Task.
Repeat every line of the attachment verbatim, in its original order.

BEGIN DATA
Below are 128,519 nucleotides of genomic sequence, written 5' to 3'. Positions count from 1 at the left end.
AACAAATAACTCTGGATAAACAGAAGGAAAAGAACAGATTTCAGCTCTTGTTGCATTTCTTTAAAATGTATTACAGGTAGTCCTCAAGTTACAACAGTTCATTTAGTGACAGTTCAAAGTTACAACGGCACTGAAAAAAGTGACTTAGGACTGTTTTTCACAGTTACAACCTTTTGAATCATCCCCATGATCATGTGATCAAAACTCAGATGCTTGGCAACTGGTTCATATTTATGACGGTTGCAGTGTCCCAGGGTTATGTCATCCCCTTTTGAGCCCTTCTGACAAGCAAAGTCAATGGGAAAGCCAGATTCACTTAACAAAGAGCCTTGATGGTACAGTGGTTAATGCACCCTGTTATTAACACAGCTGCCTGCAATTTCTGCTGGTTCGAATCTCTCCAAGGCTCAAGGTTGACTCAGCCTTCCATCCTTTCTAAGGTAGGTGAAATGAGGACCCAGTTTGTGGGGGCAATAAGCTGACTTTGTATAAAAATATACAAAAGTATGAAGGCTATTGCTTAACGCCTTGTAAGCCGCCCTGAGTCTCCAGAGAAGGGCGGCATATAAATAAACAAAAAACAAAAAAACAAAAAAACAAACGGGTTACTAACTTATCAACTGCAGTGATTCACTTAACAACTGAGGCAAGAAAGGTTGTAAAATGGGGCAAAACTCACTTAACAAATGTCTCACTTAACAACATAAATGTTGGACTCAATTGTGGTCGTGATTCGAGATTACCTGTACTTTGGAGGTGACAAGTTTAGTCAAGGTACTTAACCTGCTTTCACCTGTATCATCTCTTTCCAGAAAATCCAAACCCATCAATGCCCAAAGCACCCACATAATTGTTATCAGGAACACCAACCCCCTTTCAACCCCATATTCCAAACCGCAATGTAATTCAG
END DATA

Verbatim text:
Below are 128,519 nucleotides of genomic sequence, written 5' to 3'. Positions count from 1 at the left end.
AACAAATAACTCTGGATAAACAGAAGGAAAAGAACAGATTTCAGCTCTTGTTGCATTTCTTTAAAATGTATTACAGGTAGTCCTCAAGTTACAACAGTTCATTTAGTGACAGTTCAAAGTTACAACGGCACTGAAAAAAGTGACTTAGGACTGTTTTTCACAGTTACAACCTTTTGAATCATCCCCATGATCATGTGATCAAAACTCAGATGCTTGGCAACTGGTTCATATTTATGACGGTTGCAGTGTCCCAGGGTTATGTCATCCCCTTTTGAGCCCTTCTGACAAGCAAAGTCAATGGGAAAGCCAGATTCACTTAACAAAGAGCCTTGATGGTACAGTGGTTAATGCACCCTGTTATTAACACAGCTGCCTGCAATTTCTGCTGGTTCGAATCTCTCCAAGGCTCAAGGTTGACTCAGCCTTCCATCCTTTCTAAGGTAGGTGAAATGAGGACCCAGTTTGTGGGGGCAATAAGCTGACTTTGTATAAAAATATACAAAAGTATGAAGGCTATTGCTTAACGCCTTGTAAGCCGCCCTGAGTCTCCAGAGAAGGGCGGCATATAAATAAACAAAAAACAAAAAAACAAAAAAACAAACGGGTTACTAACTTATCAACTGCAGTGATTCACTTAACAACTGAGGCAAGAAAGGTTGTAAAATGGGGCAAAACTCACTTAACAAATGTCTCACTTAACAACATAAATGTTGGACTCAATTGTGGTCGTGATTCGAGATTACCTGTACTTTGGAGGTGACAAGTTTAGTCAAGGTACTTAACCTGCTTTCACCTGTATCATCTCTTTCCAGAAAATCCAAACCCATCAATGCCCAAAGCACCCACATAATTGTTATCAGGAACACCAACCCCCTTTCAACCCCATATTCCAAACCGCAATGTAATTCAG